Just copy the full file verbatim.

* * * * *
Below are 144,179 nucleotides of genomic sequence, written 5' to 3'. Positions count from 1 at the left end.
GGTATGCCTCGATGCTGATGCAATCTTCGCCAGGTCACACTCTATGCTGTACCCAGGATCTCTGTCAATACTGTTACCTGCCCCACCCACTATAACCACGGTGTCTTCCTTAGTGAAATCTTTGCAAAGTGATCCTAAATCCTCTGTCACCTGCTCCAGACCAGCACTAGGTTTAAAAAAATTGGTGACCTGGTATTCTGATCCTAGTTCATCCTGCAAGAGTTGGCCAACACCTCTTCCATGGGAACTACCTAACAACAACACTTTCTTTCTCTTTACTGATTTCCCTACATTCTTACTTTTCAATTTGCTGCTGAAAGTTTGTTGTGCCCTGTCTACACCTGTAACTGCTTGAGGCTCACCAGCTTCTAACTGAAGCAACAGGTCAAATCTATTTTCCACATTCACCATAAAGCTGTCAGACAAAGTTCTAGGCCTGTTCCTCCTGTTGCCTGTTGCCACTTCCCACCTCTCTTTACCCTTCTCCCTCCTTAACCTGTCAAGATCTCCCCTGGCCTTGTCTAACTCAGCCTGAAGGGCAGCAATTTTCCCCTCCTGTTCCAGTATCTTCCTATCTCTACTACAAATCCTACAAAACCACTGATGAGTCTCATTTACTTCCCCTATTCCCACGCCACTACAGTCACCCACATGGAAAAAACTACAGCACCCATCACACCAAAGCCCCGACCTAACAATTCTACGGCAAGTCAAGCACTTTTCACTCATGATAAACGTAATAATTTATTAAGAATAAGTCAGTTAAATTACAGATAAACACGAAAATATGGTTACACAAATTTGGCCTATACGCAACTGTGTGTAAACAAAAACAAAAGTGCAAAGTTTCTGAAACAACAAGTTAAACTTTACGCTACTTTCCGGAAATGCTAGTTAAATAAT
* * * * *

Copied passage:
Below are 144,179 nucleotides of genomic sequence, written 5' to 3'. Positions count from 1 at the left end.
GGTATGCCTCGATGCTGATGCAATCTTCGCCAGGTCACACTCTATGCTGTACCCAGGATCTCTGTCAATACTGTTACCTGCCCCACCCACTATAACCACGGTGTCTTCCTTAGTGAAATCTTTGCAAAGTGATCCTAAATCCTCTGTCACCTGCTCCAGACCAGCACTAGGTTTAAAAAAATTGGTGACCTGGTATTCTGATCCTAGTTCATCCTGCAAGAGTTGGCCAACACCTCTTCCATGGGAACTACCTAACAACAACACTTTCTTTCTCTTTACTGATTTCCCTACATTCTTACTTTTCAATTTGCTGCTGAAAGTTTGTTGTGCCCTGTCTACACCTGTAACTGCTTGAGGCTCACCAGCTTCTAACTGAAGCAACAGGTCAAATCTATTTTCCACATTCACCATAAAGCTGTCAGACAAAGTTCTAGGCCTGTTCCTCCTGTTGCCTGTTGCCACTTCCCACCTCTCTTTACCCTTCTCCCTCCTTAACCTGTCAAGATCTCCCCTGGCCTTGTCTAACTCAGCCTGAAGGGCAGCAATTTTCCCCTCCTGTTCCAGTATCTTCCTATCTCTACTACAAATCCTACAAAACCACTGATGAGTCTCATTTACTTCCCCTATTCCCACGCCACTACAGTCACCCACATGGAAAAAACTACAGCACCCATCACACCAAAGCCCCGACCTAACAATTCTACGGCAAGTCAAGCACTTTTCACTCATGATAAACGTAATAATTTATTAAGAATAAGTCAGTTAAATTACAGATAAACACGAAAATATGGTTACACAAATTTGGCCTATACGCAACTGTGTGTAAACAAAAACAAAAGTGCAAAGTTTCTGAAACAACAAGTTAAACTTTACGCTACTTTCCGGAAATGCTAGTTAAATAAT